Medicare Access and CHIP Reauthorization Act of 2015 (MACRA) and
Physician Payment Reform
Richard E. Moses, D.O, J.D.
The “Medicare Access and CHIP Reauthorization Act of 2015” (MACRA) was initially passed on March 26, 2015 by the U.S. House of Representatives, and then by the Senate of April 14th by an overwhelming majority vote. MACRA was officially signed into law by President Obama on April 16, 2015.
This bipartisan legislation permanently repealed the Sustainable Growth Rate formula (SGR). It stabilizes Medicare payments for physician services with positive updates from July 1, 2015 through the end of 2019. MACRA makes radical changes to how Medicare reimburses physician services. The law repealed the Medicare Sustainable Growth Rate (SGR) methodology for updates to the Physician Fee Schedule (PFS). Among other things, MACRA requires the Centers for Medicare and Medicaid Services (CMS) to implement a two track payment system for physicians and other eligible health care providers (EPs) that replaces the current Fee-for-Service (FFS) reimbursement system. EPs currently include physicians, physician assistants, nurse practitioners, clinical nurse specialists, certified registered nurse anesthetists, and groups that include these health care professionals.
The new payment system will be known as the Quality Payment Program (QPP). The proposed regulations for implementing the QPP was issued by CMS on April 27, 2016, with the final rule published on October 14, 2016. The open comment period for the final rule runs no later than 5 PM 60 days after the filing for public inspection. Interesting, recent polling data shows that a minority of physicians and health care providers are aware of, much less understand, the sweeping changes to come over the next few years.
The QPP is intended to reward the delivery of high quality health care rather than basing reimbursement on services provided. There are two reimbursement tracks available. EPs will have to choose to be reimbursed through either an Advanced Payment Model (APM) or the Merit-based Incentive Payment System (MIPS).
APMs are payment approaches developed in partnership with the clinical community to create incentives for physicians to participate. The goal is to move the Medicare program from a FFS model to a payment system tied to outcomes and population health. MACRA requires APMs to meet certain criteria. An APM must require the use of certified Electronic Healthcare Records, provide payment based on quality measures comparable to those used in the MIPS quality category, and assume financial risk for more than a nominal amount of monetary loss, or be a medical home that meets certain criteria. Advanced APM providers are required to refund Medicare if their spending for health care services under the model exceeds a projected amount.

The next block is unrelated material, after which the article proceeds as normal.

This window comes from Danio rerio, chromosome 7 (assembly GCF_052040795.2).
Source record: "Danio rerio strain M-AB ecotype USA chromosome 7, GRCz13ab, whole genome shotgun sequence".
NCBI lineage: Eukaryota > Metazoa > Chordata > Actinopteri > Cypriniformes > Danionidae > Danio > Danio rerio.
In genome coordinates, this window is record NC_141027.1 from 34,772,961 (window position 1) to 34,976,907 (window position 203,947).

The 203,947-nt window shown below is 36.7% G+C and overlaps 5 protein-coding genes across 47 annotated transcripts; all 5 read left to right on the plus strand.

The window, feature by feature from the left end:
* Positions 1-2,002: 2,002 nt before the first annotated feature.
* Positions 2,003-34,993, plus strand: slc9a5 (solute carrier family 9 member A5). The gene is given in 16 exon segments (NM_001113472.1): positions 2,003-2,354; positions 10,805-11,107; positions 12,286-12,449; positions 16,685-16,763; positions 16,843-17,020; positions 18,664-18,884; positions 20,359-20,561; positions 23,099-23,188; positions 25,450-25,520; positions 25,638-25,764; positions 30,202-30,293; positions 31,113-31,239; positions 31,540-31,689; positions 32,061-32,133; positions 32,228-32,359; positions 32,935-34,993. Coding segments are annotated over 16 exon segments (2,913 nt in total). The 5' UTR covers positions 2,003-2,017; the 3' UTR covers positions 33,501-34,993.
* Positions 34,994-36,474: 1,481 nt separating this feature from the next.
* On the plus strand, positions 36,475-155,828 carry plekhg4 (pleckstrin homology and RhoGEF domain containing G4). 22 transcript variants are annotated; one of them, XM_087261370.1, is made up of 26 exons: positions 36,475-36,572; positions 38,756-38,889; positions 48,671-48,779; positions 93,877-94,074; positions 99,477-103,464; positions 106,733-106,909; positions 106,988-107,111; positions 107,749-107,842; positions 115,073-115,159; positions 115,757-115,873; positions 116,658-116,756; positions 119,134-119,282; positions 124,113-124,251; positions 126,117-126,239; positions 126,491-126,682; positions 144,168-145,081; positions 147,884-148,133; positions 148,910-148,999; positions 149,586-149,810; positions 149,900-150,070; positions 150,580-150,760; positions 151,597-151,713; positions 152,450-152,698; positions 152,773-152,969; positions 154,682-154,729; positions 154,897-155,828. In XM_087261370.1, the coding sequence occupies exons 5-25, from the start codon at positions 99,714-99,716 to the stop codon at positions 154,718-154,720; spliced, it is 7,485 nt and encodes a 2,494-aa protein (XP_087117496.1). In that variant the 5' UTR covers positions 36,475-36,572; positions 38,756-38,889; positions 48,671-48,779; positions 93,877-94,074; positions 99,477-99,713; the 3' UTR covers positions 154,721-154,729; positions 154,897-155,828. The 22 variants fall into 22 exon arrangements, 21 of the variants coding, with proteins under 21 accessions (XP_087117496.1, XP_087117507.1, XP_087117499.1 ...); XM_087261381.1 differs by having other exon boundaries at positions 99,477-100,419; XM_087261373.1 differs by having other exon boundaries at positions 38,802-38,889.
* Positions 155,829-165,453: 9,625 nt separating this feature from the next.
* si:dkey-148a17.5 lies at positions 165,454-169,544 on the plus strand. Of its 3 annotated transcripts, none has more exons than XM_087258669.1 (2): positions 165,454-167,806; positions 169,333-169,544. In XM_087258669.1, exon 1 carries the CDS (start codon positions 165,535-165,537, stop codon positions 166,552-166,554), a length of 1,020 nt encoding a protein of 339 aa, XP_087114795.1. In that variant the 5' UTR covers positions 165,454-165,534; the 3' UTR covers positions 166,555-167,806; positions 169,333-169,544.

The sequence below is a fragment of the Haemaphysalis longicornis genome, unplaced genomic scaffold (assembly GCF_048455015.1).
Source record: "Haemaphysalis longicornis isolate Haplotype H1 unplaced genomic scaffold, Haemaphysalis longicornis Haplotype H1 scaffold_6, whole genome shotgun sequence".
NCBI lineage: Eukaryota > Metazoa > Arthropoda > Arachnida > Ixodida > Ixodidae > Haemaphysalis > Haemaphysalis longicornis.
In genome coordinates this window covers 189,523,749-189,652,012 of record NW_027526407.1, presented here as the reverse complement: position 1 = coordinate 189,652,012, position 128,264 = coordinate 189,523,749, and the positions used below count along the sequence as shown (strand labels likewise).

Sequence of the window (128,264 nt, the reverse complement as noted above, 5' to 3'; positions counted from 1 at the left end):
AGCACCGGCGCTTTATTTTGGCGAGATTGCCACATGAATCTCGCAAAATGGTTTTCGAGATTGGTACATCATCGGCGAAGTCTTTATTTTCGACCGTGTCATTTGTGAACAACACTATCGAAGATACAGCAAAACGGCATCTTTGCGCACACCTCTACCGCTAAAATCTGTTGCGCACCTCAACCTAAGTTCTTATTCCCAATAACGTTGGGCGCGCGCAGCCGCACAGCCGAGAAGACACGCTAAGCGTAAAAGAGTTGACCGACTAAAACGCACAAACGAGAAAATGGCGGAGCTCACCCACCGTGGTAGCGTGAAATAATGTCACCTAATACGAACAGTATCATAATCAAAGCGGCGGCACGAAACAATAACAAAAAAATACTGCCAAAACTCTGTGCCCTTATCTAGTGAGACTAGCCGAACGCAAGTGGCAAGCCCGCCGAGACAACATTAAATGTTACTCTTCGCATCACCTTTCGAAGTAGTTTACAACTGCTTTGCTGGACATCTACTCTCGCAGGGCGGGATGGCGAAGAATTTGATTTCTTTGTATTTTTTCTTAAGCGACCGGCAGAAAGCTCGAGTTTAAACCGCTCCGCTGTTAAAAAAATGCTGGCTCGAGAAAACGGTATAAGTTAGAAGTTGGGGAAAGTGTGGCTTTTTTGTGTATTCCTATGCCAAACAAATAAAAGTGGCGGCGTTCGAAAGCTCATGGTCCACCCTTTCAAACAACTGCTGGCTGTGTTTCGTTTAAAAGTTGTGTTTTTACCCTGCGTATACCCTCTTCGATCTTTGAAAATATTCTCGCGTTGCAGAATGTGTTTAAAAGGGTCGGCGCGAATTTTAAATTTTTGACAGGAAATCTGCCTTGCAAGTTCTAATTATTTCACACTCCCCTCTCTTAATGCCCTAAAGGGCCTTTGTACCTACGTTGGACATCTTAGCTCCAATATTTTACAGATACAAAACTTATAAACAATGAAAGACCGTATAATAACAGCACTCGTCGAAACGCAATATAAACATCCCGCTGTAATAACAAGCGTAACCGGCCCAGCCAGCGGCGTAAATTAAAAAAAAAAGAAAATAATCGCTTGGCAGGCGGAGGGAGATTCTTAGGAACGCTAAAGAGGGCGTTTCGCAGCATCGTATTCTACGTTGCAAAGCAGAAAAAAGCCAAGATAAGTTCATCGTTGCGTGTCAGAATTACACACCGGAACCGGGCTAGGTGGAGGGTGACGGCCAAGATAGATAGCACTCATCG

MIPS, on the other hand, is based on the FFS model, and is felt to be the reimbursement model that most EPs will choose. It directly ties FFS to quality performance. Beginning January 1, 2019, MIPs becomes the default payment system for EPs. MIPS consolidates three existing pay-for-performance and reporting programs. The current programs are: Physician Quality Reporting System (PQRS), Physician Value-based Payment Modifier (VM), and the Medicare Electronic Health Record (EHR) Incentive Program. The consolidation of these program into MIPS will continue to focus on cost, quality, and the use of certified EHR technology (CEHRT) in a program that avoids redundancies. The final rule has rebranded this terminology. EPs will be assessed in the MIPS under four categories: Quality, Resource Use, Clinical Practice Improvement Activities, and Advancing Care Information (ACI).
As is readily apparent, health care reimbursement on the government side will undergo drastic changes over the next decade. This will affect all EPs. It is imperative for physicians in particular to understand the system if they are going to survive in the fluid health care environment of the future. As we have seen historically, private insurers quickly follow the government’s example when it comes to reimbursement of healthcare services.